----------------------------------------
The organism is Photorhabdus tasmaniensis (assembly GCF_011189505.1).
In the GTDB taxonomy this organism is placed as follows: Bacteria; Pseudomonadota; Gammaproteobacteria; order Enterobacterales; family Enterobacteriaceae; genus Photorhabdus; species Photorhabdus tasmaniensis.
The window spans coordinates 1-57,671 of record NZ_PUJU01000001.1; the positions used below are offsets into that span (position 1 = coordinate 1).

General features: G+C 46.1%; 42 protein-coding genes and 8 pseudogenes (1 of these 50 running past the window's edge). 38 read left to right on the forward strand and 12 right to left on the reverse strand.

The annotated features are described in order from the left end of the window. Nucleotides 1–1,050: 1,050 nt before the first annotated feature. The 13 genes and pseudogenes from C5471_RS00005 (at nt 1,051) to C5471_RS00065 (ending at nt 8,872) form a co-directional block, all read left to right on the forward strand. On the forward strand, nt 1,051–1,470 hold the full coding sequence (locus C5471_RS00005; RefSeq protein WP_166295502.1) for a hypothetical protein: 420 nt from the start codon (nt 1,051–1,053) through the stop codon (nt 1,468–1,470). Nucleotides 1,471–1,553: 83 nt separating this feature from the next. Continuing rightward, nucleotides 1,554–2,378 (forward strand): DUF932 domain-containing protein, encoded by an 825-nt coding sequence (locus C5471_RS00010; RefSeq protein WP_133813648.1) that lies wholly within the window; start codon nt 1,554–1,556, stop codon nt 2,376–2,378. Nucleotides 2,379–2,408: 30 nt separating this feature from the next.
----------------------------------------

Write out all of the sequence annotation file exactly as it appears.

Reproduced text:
The organism is Photorhabdus tasmaniensis (assembly GCF_011189505.1).
In the GTDB taxonomy this organism is placed as follows: Bacteria; Pseudomonadota; Gammaproteobacteria; order Enterobacterales; family Enterobacteriaceae; genus Photorhabdus; species Photorhabdus tasmaniensis.
The window spans coordinates 1-57,671 of record NZ_PUJU01000001.1; the positions used below are offsets into that span (position 1 = coordinate 1).

General features: G+C 46.1%; 42 protein-coding genes and 8 pseudogenes (1 of these 50 running past the window's edge). 38 read left to right on the forward strand and 12 right to left on the reverse strand.

The annotated features are described in order from the left end of the window. Nucleotides 1–1,050: 1,050 nt before the first annotated feature. The 13 genes and pseudogenes from C5471_RS00005 (at nt 1,051) to C5471_RS00065 (ending at nt 8,872) form a co-directional block, all read left to right on the forward strand. On the forward strand, nt 1,051–1,470 hold the full coding sequence (locus C5471_RS00005; RefSeq protein WP_166295502.1) for a hypothetical protein: 420 nt from the start codon (nt 1,051–1,053) through the stop codon (nt 1,468–1,470). Nucleotides 1,471–1,553: 83 nt separating this feature from the next. Continuing rightward, nucleotides 1,554–2,378 (forward strand): DUF932 domain-containing protein, encoded by an 825-nt coding sequence (locus C5471_RS00010; RefSeq protein WP_133813648.1) that lies wholly within the window; start codon nt 1,554–1,556, stop codon nt 2,376–2,378. Nucleotides 2,379–2,408: 30 nt separating this feature from the next.